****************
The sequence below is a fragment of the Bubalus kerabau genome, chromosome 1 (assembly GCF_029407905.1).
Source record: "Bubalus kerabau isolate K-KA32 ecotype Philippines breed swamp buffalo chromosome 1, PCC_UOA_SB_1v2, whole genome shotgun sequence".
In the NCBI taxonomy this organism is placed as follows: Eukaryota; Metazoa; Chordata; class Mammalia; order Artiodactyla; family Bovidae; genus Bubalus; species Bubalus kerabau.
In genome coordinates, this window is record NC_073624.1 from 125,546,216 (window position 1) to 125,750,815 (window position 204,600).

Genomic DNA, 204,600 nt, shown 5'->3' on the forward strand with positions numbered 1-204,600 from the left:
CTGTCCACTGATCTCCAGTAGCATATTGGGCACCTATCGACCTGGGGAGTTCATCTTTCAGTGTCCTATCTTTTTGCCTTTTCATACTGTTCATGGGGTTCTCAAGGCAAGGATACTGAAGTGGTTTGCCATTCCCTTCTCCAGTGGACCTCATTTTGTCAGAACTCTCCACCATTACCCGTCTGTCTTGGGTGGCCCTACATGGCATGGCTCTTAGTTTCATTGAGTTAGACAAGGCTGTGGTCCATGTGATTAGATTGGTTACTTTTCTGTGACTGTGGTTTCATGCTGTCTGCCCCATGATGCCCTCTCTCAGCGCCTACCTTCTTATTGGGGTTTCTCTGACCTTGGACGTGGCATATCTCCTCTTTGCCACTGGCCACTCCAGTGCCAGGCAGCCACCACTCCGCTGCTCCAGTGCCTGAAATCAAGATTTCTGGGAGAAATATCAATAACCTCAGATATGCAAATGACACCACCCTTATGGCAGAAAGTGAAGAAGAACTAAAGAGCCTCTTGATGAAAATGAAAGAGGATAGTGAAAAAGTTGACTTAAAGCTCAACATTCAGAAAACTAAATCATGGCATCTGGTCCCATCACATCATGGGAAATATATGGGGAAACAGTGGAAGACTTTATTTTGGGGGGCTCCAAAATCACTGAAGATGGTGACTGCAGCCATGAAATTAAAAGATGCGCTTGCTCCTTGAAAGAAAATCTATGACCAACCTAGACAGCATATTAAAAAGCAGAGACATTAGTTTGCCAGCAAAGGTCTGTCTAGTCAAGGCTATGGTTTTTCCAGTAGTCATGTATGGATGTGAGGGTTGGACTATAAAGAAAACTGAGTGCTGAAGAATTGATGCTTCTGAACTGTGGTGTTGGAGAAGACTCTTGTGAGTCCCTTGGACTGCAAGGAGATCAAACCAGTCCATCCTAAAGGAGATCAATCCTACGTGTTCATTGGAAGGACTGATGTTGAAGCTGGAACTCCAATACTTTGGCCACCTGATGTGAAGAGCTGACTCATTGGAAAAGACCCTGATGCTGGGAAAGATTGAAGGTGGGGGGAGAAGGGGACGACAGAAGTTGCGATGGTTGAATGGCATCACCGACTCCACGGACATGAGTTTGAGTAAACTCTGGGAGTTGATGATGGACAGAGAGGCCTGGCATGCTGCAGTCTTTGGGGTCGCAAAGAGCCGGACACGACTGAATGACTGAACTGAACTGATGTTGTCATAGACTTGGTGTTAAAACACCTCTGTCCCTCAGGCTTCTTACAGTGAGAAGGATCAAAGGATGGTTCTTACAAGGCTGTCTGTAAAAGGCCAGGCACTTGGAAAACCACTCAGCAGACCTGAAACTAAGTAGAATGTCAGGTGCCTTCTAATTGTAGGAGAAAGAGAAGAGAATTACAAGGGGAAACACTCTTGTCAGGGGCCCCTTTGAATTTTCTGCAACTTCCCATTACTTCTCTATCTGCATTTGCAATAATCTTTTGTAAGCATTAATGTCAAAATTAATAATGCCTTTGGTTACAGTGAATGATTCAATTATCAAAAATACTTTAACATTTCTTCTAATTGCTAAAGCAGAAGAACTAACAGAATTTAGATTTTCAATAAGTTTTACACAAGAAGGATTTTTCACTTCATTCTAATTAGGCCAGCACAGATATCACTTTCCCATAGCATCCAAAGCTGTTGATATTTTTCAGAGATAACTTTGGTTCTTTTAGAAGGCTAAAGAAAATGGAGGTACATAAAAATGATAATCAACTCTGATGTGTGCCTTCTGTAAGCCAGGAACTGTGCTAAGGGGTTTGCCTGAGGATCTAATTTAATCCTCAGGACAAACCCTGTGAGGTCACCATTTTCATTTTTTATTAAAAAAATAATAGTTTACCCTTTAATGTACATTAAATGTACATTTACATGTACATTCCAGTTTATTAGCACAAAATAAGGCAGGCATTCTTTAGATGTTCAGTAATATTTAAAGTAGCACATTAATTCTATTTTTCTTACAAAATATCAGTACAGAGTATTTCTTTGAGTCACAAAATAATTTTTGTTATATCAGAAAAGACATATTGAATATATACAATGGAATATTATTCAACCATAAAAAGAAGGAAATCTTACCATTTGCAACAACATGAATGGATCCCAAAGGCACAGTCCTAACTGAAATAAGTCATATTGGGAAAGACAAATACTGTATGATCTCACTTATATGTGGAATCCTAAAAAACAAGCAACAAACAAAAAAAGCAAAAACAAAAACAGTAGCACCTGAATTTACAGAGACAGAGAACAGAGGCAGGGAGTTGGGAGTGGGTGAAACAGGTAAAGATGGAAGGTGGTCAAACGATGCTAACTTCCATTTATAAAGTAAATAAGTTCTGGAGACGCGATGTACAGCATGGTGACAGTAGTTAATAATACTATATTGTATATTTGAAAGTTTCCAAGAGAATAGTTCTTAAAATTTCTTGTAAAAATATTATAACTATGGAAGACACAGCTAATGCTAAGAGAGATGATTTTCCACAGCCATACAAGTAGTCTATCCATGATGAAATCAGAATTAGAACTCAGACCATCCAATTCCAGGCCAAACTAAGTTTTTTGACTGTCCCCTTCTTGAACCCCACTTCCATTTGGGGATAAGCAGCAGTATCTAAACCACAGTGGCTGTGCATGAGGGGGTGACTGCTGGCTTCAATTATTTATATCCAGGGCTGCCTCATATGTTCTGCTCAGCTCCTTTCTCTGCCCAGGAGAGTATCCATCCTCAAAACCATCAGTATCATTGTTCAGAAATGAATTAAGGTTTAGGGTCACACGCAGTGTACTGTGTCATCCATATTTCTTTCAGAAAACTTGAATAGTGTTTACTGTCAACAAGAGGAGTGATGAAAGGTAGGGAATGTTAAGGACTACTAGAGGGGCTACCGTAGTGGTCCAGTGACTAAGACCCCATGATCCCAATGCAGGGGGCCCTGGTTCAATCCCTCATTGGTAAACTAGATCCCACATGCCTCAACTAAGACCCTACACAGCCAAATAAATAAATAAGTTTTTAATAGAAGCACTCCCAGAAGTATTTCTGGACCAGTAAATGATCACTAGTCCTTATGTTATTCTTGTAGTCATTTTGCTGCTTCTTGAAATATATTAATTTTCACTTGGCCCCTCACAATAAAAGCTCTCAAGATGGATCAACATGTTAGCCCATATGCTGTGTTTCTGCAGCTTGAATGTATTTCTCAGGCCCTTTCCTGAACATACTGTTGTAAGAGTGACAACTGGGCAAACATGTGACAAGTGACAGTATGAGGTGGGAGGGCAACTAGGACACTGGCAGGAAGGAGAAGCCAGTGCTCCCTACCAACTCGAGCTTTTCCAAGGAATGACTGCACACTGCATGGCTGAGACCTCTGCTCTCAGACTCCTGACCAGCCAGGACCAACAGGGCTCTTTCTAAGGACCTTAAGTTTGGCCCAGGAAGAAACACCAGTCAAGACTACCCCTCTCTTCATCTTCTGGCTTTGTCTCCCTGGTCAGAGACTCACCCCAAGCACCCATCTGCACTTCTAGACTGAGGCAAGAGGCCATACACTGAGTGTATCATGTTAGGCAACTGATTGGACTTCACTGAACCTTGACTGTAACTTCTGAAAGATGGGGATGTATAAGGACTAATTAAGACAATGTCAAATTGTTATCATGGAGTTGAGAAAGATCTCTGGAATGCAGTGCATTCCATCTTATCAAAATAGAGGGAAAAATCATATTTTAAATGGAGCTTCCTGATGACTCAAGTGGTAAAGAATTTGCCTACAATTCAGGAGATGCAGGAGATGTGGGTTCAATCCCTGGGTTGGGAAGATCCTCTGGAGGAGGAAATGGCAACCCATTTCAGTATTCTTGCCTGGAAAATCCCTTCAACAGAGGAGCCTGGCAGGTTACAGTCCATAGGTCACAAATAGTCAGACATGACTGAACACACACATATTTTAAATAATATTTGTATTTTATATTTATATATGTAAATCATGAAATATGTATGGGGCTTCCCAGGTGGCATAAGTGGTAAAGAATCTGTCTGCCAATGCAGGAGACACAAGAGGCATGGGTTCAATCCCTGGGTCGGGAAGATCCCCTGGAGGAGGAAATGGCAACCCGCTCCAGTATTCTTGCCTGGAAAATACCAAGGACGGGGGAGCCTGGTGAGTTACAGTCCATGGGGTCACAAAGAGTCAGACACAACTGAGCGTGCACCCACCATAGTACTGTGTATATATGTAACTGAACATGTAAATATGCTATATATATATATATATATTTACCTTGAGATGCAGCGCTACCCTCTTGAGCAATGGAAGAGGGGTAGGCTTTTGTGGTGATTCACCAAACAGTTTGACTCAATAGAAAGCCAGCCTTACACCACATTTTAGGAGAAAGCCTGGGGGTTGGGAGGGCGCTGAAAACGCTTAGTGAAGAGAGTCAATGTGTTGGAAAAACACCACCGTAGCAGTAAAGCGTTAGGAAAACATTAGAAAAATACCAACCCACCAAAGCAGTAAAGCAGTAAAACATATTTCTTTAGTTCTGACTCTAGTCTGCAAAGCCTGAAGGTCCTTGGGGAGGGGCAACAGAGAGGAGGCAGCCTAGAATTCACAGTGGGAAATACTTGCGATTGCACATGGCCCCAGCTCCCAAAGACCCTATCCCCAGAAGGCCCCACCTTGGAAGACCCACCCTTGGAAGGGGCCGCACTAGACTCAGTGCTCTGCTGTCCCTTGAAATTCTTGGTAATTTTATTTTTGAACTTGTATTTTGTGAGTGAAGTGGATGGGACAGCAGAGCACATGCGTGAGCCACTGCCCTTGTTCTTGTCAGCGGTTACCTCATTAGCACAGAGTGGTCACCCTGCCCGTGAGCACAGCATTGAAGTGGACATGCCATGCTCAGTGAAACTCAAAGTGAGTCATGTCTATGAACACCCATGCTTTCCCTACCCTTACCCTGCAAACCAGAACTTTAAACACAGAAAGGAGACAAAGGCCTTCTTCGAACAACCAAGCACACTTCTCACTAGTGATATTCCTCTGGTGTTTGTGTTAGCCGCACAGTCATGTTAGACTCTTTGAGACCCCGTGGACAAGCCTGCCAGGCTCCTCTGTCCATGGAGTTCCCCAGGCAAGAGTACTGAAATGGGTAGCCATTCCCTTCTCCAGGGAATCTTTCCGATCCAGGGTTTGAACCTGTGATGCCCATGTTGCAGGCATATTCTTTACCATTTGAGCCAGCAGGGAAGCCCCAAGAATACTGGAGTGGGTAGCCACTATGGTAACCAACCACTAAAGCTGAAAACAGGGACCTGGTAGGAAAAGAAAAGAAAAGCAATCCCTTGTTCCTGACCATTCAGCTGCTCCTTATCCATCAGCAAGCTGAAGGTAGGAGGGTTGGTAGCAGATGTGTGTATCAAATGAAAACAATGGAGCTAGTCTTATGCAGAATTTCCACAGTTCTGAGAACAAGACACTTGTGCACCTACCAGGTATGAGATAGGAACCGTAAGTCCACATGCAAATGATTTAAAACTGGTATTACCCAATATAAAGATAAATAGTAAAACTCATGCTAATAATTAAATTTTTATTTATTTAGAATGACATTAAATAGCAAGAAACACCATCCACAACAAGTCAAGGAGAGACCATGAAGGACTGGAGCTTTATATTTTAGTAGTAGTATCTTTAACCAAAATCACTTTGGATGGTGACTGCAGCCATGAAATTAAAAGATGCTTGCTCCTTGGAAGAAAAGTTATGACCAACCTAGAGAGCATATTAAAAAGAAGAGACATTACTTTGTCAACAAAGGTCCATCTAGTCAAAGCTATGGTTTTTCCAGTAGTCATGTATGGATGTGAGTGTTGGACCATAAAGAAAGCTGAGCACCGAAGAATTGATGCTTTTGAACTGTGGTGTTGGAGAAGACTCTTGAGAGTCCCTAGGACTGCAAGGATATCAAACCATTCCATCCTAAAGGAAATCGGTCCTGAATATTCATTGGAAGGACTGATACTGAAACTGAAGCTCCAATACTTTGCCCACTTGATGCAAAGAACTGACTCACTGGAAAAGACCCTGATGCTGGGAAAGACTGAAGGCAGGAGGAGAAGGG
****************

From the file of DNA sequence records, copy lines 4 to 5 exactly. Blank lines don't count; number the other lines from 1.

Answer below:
In genome coordinates, this window is record NC_073624.1 from 125,546,216 (window position 1) to 125,750,815 (window position 204,600).

Genomic DNA, 204,600 nt, shown 5'->3' on the forward strand with positions numbered 1-204,600 from the left: